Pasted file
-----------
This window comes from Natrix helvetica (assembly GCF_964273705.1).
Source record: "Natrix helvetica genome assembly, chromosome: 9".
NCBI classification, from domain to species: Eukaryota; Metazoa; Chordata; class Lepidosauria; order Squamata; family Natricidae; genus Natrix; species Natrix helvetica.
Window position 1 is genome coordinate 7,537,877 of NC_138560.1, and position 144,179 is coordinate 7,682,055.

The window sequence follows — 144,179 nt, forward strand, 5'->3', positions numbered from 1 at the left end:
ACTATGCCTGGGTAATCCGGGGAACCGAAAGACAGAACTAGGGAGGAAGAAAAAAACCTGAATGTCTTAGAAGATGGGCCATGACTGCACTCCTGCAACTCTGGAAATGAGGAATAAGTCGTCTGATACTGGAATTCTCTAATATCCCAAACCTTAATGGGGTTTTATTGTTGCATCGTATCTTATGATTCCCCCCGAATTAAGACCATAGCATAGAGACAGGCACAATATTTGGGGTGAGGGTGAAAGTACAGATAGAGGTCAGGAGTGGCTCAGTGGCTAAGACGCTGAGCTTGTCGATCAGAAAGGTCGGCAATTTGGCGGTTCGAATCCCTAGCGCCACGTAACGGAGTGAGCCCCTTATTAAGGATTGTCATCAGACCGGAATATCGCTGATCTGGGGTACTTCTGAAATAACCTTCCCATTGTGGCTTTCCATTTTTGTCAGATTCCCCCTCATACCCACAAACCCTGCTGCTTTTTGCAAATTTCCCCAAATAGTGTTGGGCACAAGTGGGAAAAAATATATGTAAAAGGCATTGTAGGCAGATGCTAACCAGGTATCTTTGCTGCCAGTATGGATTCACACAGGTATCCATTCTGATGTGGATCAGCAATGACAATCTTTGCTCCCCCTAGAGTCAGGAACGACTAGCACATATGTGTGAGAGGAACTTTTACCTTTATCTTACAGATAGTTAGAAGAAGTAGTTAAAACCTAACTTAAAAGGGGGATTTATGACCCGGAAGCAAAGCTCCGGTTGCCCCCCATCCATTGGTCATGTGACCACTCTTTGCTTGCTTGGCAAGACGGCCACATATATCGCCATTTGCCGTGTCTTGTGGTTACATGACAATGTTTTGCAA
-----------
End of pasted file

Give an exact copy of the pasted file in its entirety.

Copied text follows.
This window comes from Natrix helvetica (assembly GCF_964273705.1).
Source record: "Natrix helvetica genome assembly, chromosome: 9".
NCBI classification, from domain to species: Eukaryota; Metazoa; Chordata; class Lepidosauria; order Squamata; family Natricidae; genus Natrix; species Natrix helvetica.
Window position 1 is genome coordinate 7,537,877 of NC_138560.1, and position 144,179 is coordinate 7,682,055.

The window sequence follows — 144,179 nt, forward strand, 5'->3', positions numbered from 1 at the left end:
ACTATGCCTGGGTAATCCGGGGAACCGAAAGACAGAACTAGGGAGGAAGAAAAAAACCTGAATGTCTTAGAAGATGGGCCATGACTGCACTCCTGCAACTCTGGAAATGAGGAATAAGTCGTCTGATACTGGAATTCTCTAATATCCCAAACCTTAATGGGGTTTTATTGTTGCATCGTATCTTATGATTCCCCCCGAATTAAGACCATAGCATAGAGACAGGCACAATATTTGGGGTGAGGGTGAAAGTACAGATAGAGGTCAGGAGTGGCTCAGTGGCTAAGACGCTGAGCTTGTCGATCAGAAAGGTCGGCAATTTGGCGGTTCGAATCCCTAGCGCCACGTAACGGAGTGAGCCCCTTATTAAGGATTGTCATCAGACCGGAATATCGCTGATCTGGGGTACTTCTGAAATAACCTTCCCATTGTGGCTTTCCATTTTTGTCAGATTCCCCCTCATACCCACAAACCCTGCTGCTTTTTGCAAATTTCCCCAAATAGTGTTGGGCACAAGTGGGAAAAAATATATGTAAAAGGCATTGTAGGCAGATGCTAACCAGGTATCTTTGCTGCCAGTATGGATTCACACAGGTATCCATTCTGATGTGGATCAGCAATGACAATCTTTGCTCCCCCTAGAGTCAGGAACGACTAGCACATATGTGTGAGAGGAACTTTTACCTTTATCTTACAGATAGTTAGAAGAAGTAGTTAAAACCTAACTTAAAAGGGGGATTTATGACCCGGAAGCAAAGCTCCGGTTGCCCCCCATCCATTGGTCATGTGACCACTCTTTGCTTGCTTGGCAAGACGGCCACATATATCGCCATTTGCCGTGTCTTGTGGTTACATGACAATGTTTTGCAA